Acura raises the bar among luxury sport-utes
The Acura MDX is the newest competitor in the mid-size luxury sport-utility vehicle class – a segment that includes the Mercedes-Benz ML320, BMW X5 3.0i, Lexus RX300, Infiniti QX4, Land Rover Discovery, and possibly the Toyota 4Runner Limited.
Built in Alliston, Ontario, the MDX shares some components with the Honda Odyssey minivan (it’s built on the same assembly line) including its 3.5 litre V6 engine, but the MDX is, for the most part, a completely new vehicle.
Like the Acura 3.2TL sedan, the MDX offers above-average horsepower, interior room and standard equipment in its class. Its base price of $47,000 includes most luxury features, including leather seats, seven passenger seating, front and rear climate control, Bose audio system with 6-disc in-dash CD changer, and five-speed automatic transmission.
In its first year, the MDX has already impressed Canadian automotive journalists. It was recently name ‘Best New Luxury Sport Utility Vehicle’ by the Automobile Journalists Association of Canada.
Bigger and more powerful than competitors
Though it doesn’t look it, the MDX is bigger than all of its competitors. For example, it is 202 mm (7.9 in.) longer and 122 mm (4.8 in.) wider than a Mercedes-Benz ML320. Its extra width makes the cabin seem more spacious, and its extra length makes it possible to add a standard third row seat, giving it a seating capacity of seven passengers (five adults and two children). The ML320 and Discovery also offer an optional third row seat, but they don’t offer quite as much rear seat legroom and cargo room.
The MDX’s standard engine is the most powerful V6 in its class: a 240 horsepower 3.5 litre SOHC V6 engine with VTEC (variable valve timing). The 3.5 litre engine meets ULEV (ultra low emission vehicle) standards, and is more fuel-efficient than many of its less powerful competitors (except the Lexus RX300) – fuel consumption in the city is 13.9 l/100 km (20 mpg) and 9.4 l/100 km (30 mpg) on the highway.
A 5-speed automatic transmission with Grade Logic to prevent ‘gear hunting’ is standard equipment, but this transmission doesn’t offer the manual shifting mode that is available on the 3.2TL’s 5-speed automatic transmission.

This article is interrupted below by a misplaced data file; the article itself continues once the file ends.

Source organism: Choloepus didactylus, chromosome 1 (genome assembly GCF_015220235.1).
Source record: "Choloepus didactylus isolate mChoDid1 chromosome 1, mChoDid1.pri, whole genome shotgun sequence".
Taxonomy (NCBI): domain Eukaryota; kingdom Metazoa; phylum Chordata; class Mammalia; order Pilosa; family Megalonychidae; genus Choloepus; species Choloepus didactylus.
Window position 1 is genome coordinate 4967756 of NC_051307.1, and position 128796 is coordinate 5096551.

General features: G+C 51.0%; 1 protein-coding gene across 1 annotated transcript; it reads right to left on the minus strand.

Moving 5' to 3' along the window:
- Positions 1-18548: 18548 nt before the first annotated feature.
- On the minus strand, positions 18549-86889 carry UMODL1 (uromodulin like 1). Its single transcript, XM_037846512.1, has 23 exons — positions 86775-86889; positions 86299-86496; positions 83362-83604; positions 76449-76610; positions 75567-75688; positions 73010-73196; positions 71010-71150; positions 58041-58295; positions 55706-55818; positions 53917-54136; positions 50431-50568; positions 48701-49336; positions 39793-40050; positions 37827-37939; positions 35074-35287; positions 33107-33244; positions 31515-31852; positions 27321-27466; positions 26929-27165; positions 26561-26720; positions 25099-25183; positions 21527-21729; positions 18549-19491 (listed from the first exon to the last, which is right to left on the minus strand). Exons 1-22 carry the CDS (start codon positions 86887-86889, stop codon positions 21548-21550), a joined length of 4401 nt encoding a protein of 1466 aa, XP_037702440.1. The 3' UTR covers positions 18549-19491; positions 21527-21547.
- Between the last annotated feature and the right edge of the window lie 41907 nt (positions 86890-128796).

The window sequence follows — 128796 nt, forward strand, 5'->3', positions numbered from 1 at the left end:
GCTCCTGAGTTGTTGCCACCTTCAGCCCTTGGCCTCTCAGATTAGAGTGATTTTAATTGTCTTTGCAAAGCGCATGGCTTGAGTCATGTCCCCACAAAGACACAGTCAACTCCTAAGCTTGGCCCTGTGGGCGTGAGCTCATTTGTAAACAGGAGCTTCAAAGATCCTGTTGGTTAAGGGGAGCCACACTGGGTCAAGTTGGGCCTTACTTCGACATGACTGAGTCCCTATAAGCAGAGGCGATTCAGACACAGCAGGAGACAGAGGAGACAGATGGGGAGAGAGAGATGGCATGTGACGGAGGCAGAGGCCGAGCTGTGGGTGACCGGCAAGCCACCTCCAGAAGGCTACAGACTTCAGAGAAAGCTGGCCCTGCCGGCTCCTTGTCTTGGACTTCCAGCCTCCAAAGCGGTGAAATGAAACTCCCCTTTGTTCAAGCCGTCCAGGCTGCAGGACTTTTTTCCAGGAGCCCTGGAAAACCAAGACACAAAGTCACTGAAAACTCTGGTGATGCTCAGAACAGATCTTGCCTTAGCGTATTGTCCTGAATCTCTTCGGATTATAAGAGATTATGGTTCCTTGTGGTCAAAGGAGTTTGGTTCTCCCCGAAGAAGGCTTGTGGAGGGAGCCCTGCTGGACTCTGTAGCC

Automatic four-wheel-drive system
The MDX’s four-wheel-drive system, which Acura calls Variable Torque Management, is different to the full-time four-wheel-drive systems used by some of its competitors. The VTM system runs in front-wheel-drive only when the road is dry, but when the front wheels begin to slip, a rear-mounted electronically-controlled clutch automatically transfers up to 55 percent of the engine’s power to the rear wheels. This 4WD system can be locked manually using a button on the dash, however it automatically shuts off above 29 km/h. The MDX doesn’t offer a Low Range gear for extreme off-roading situations.
The MDX’s interior is fairly conservative, much like other Acuras – the fit and finish is impeccable and the dashboard and wood trim materials look extremely durable. A large video screen in the centre of dash supplies digital readouts for a variety of functions: the clock, outside temperature gauge, instant fuel economy, and some climate control functions, such as ventilation, fan speed, and air conditioning. Curiously however, some climate control functions are located separately just above the screen, including temperature control, and rear heating and air conditioning controls. I found this rather confusing.
A Bose AM/FM/cassette stereo with in-dash Bose 6-disc CD changer offers clear, precise sound from the eight speakers – in-dash CD players are more convenient than separately located CD changers because they’re easier to reach and the CD changer doesn’t take up valuable space in the glovebox or cargo area.